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Virginia Coaches Say Little on Allegations in Hazing Lawsuit

CHARLOTTESVILLE, Va. (AP) — Virginia coaches had little to say Saturday about a lawsuit filed this week in which a former player alleges he was bullied and harassed by teammates because of a learning disability and seriously injured when forced to fight another teammate.

Aidan Howard's lawsuit was filed in a Pennsylvania federal court this week.

"I love running a fantastic football program in every regard. And every means every," first-year coach Bronco Mendenhall, who is not named in the lawsuit, said after Virginia's 35-14 loss to No. 22 North Carolina . "I love the young men that I coach and they know that. The investigation is ongoing and the University policy is that I'm not to speak regarding any of that while the investigation is ongoing."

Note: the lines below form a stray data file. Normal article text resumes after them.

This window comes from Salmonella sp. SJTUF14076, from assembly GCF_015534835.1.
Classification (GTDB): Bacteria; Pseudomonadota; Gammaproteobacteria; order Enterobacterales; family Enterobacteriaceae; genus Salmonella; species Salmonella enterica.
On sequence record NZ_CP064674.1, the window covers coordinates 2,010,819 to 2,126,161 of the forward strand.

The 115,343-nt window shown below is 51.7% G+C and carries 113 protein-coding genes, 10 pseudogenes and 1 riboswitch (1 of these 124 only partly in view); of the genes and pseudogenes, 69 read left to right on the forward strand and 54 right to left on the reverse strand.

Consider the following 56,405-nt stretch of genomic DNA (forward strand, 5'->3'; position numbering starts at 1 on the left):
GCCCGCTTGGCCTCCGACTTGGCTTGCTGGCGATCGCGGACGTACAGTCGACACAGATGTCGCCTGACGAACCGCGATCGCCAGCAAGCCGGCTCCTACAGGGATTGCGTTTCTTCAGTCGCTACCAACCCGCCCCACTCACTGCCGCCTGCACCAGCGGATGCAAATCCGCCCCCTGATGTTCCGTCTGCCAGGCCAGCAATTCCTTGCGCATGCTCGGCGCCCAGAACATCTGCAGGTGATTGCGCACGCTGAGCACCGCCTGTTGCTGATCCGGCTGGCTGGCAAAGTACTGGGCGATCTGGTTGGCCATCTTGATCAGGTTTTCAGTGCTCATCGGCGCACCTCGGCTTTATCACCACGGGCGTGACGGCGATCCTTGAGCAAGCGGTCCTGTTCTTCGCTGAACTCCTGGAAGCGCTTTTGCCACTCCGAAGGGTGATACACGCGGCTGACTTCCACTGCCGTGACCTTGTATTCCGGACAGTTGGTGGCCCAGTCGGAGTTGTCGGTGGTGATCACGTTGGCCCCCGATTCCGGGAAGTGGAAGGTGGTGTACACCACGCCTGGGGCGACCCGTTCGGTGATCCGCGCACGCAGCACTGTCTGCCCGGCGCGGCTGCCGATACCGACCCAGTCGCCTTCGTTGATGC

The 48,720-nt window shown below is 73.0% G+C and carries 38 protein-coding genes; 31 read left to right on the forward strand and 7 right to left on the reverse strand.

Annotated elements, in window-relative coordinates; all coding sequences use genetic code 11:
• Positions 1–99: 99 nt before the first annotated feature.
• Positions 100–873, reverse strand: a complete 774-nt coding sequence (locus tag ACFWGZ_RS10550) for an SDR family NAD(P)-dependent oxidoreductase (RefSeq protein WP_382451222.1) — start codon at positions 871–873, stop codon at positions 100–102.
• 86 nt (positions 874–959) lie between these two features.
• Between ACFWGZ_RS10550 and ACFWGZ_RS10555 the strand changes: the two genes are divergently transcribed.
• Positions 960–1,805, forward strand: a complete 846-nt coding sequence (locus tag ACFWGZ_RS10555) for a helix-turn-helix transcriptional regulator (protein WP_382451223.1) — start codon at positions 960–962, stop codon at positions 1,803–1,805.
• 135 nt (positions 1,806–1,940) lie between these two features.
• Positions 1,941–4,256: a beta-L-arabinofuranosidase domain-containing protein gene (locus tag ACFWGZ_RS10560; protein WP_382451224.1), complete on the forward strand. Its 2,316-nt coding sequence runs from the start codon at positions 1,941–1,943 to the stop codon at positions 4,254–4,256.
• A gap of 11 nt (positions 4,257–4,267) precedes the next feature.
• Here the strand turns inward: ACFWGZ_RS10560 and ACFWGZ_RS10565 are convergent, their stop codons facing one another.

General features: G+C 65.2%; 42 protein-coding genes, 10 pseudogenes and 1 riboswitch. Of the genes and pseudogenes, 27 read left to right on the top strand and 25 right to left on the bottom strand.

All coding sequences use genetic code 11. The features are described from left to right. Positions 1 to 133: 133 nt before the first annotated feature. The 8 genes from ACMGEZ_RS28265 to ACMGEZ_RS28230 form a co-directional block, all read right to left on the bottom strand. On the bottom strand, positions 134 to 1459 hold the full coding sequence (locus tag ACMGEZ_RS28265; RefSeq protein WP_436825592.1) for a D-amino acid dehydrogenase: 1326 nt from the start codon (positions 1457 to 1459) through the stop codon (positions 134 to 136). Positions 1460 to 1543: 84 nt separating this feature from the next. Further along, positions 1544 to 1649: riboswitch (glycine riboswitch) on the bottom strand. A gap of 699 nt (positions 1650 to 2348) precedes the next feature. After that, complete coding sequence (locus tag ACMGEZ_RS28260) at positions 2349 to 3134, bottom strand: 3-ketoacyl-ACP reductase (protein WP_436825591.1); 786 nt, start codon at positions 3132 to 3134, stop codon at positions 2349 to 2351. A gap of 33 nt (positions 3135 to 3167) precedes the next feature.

The lawsuit names six defendants, including university president Teresa A. Sullivan, athletic director Craig Littlepage, wide receivers coach Marques Hagans, graduate assistant Famika Anae and wide receivers Doni Dowling and David Eldridge.

Offensive coordinator Robert Anae, Famika's father, said the lawsuit "came out of nowhere and it kind of blindsided all of us. We did look at that as a distraction. We had to handle it as such and we'll continue to handle that as a distraction."

He declined further comment, saying he would let the legal system take its course.

In the lawsuit, Howard claims he was injured in a fight with Hasise Dubois instigated by Dowling and Eldridge as part of his initiation. Howard suffered a broken eye socket in the fight, witnessed by the younger Anae and about 100 others, according to the complaint.

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